“I was excited to take her to see ‘Toy Story 3D’ — her first 3D movie,” recalls Dan. But Lee was puzzled by his daughter’s response when he asked her what she thought.
“It was OK,” Manisha told her dad.
A few months later, Manisha’s lukewarm response made more sense. During her first physical exam in the U.S. at the Boston Children’s Hospital Martha Eliot Health Center, the doctor suggested Manisha might have amblyopia, or “lazy eye,” in her left eye.
“She told us she couldn’t see anything when the other eye was covered. I thought she was playing. I was shocked,” says Dan.
Manisha was referred to Dr. Amy Moy, director of optometry at Martha Eliot.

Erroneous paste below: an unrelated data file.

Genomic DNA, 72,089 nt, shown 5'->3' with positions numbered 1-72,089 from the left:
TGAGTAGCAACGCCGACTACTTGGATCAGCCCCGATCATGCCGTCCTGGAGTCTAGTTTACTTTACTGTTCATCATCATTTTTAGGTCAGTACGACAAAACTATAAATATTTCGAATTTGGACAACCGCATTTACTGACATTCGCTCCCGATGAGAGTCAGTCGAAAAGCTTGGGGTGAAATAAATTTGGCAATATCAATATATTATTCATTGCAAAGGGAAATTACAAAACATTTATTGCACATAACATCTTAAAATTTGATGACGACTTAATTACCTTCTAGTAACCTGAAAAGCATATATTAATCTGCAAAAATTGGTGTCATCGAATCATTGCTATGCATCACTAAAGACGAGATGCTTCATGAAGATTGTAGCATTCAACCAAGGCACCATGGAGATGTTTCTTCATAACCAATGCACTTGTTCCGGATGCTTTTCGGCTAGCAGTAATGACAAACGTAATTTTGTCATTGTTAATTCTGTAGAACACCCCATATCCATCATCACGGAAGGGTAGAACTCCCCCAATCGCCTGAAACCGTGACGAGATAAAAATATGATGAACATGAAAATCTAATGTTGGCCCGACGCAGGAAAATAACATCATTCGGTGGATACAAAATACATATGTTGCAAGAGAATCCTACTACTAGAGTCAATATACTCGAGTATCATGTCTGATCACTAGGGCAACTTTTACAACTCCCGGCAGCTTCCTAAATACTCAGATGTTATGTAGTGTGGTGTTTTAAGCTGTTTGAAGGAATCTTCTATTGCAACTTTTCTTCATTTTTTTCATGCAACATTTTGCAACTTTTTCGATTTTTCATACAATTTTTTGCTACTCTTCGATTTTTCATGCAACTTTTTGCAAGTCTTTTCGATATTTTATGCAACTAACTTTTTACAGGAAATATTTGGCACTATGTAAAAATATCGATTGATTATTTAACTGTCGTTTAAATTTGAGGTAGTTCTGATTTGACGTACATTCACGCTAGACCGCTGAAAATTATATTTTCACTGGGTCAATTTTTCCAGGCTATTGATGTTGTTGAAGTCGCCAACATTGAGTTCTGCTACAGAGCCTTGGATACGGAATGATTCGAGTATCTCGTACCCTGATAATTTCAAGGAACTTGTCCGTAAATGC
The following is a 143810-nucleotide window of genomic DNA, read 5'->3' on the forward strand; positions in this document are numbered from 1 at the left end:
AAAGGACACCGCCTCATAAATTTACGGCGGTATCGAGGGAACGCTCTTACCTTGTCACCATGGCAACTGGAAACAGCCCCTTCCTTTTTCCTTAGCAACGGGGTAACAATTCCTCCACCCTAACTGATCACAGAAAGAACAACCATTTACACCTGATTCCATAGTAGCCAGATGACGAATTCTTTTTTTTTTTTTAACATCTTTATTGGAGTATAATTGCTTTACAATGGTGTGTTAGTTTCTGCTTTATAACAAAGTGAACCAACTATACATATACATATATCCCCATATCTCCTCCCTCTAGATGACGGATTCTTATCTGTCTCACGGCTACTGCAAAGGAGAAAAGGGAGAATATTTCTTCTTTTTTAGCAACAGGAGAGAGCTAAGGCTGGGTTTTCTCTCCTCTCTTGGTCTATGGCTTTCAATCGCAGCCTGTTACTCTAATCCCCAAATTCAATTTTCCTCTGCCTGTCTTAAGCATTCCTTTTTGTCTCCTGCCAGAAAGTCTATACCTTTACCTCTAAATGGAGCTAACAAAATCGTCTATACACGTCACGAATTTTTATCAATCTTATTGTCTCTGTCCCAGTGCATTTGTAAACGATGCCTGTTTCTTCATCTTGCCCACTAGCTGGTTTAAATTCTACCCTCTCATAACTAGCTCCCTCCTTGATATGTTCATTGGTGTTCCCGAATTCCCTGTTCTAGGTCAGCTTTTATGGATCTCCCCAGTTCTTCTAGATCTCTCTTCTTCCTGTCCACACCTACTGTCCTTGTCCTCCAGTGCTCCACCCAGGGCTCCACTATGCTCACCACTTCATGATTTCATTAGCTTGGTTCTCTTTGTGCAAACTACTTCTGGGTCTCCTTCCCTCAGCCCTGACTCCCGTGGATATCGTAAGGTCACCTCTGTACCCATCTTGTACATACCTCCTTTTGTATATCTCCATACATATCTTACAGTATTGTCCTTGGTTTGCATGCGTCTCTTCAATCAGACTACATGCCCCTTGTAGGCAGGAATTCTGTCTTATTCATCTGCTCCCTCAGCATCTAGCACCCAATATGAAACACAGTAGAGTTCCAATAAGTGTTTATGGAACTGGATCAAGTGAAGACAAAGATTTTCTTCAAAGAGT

“Usually, optometrists see children for their first visit at age 3 or 4, but that’s not the case in Nepal,” explains Moy.
As Dan thought about his new daughter’s medical history, the diagnosis started to make sense. Manisha had probably been born with a lazy left eye that was never diagnosed. Because she didn’t use the eye, her vision worsened. But for Manisha, seeing the world through one eye was normal.
Rigorous testing confirmed the diagnosis — Manisha had lazy eye. Her vision in the left eye was 20/200 — the cutoff for legal blindness. …